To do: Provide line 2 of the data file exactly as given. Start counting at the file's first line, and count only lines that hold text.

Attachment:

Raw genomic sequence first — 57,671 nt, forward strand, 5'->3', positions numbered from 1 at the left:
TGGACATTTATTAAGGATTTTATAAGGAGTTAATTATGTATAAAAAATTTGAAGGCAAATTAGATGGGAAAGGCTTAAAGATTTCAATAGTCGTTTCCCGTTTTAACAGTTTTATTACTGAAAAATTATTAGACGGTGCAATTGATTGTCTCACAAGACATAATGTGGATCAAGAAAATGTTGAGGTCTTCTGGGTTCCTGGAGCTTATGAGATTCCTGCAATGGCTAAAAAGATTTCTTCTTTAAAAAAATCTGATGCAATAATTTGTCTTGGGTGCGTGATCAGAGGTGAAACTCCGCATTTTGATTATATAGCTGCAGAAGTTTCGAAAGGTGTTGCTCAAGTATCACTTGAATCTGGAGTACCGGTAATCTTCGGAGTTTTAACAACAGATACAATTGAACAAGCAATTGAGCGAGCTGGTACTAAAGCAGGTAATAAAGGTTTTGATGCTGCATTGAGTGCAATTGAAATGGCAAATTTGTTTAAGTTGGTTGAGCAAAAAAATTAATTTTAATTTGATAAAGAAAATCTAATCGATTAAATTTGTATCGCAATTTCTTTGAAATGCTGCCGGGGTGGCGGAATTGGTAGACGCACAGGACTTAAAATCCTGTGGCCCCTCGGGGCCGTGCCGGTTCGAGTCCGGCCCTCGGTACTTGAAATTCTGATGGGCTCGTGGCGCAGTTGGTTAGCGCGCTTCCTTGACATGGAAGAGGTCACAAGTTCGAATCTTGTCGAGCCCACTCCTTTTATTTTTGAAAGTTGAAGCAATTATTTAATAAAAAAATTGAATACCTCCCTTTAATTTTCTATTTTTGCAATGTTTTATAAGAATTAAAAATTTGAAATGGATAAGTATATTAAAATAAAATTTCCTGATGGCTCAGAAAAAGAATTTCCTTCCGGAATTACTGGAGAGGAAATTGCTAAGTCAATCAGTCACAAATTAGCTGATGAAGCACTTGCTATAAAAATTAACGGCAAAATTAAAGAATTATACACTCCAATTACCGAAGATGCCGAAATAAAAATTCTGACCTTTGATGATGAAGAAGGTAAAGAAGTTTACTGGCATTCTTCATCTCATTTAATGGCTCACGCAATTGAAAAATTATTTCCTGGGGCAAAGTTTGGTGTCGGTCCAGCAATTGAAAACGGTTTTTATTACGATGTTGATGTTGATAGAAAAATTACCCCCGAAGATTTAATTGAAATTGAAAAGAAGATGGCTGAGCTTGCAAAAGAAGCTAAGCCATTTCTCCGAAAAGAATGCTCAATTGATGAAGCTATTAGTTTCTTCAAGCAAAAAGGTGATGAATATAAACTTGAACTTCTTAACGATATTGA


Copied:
TGGACATTTATTAAGGATTTTATAAGGAGTTAATTATGTATAAAAAATTTGAAGGCAAATTAGATGGGAAAGGCTTAAAGATTTCAATAGTCGTTTCCCGTTTTAACAGTTTTATTACTGAAAAATTATTAGACGGTGCAATTGATTGTCTCACAAGACATAATGTGGATCAAGAAAATGTTGAGGTCTTCTGGGTTCCTGGAGCTTATGAGATTCCTGCAATGGCTAAAAAGATTTCTTCTTTAAAAAAATCTGATGCAATAATTTGTCTTGGGTGCGTGATCAGAGGTGAAACTCCGCATTTTGATTATATAGCTGCAGAAGTTTCGAAAGGTGTTGCTCAAGTATCACTTGAATCTGGAGTACCGGTAATCTTCGGAGTTTTAACAACAGATACAATTGAACAAGCAATTGAGCGAGCTGGTACTAAAGCAGGTAATAAAGGTTTTGATGCTGCATTGAGTGCAATTGAAATGGCAAATTTGTTTAAGTTGGTTGAGCAAAAAAATTAATTTTAATTTGATAAAGAAAATCTAATCGATTAAATTTGTATCGCAATTTCTTTGAAATGCTGCCGGGGTGGCGGAATTGGTAGACGCACAGGACTTAAAATCCTGTGGCCCCTCGGGGCCGTGCCGGTTCGAGTCCGGCCCTCGGTACTTGAAATTCTGATGGGCTCGTGGCGCAGTTGGTTAGCGCGCTTCCTTGACATGGAAGAGGTCACAAGTTCGAATCTTGTCGAGCCCACTCCTTTTATTTTTGAAAGTTGAAGCAATTATTTAATAAAAAAATTGAATACCTCCCTTTAATTTTCTATTTTTGCAATGTTTTATAAGAATTAAAAATTTGAAATGGATAAGTATATTAAAATAAAATTTCCTGATGGCTCAGAAAAAGAATTTCCTTCCGGAATTACTGGAGAGGAAATTGCTAAGTCAATCAGTCACAAATTAGCTGATGAAGCACTTGCTATAAAAATTAACGGCAAAATTAAAGAATTATACACTCCAATTACCGAAGATGCCGAAATAAAAATTCTGACCTTTGATGATGAAGAAGGTAAAGAAGTTTACTGGCATTCTTCATCTCATTTAATGGCTCACGCAATTGAAAAATTATTTCCTGGGGCAAAGTTTGGTGTCGGTCCAGCAATTGAAAACGGTTTTTATTACGATGTTGATGTTGATAGAAAAATTACCCCCGAAGATTTAATTGAAATTGAAAAGAAGATGGCTGAGCTTGCAAAAGAAGCTAAGCCATTTCTCCGAAAAGAATGCTCAATTGATGAAGCTATTAGTTTCTTCAAGCAAAAAGGTGATGAATATAAACTTGAACTTCTTAACGATATTGA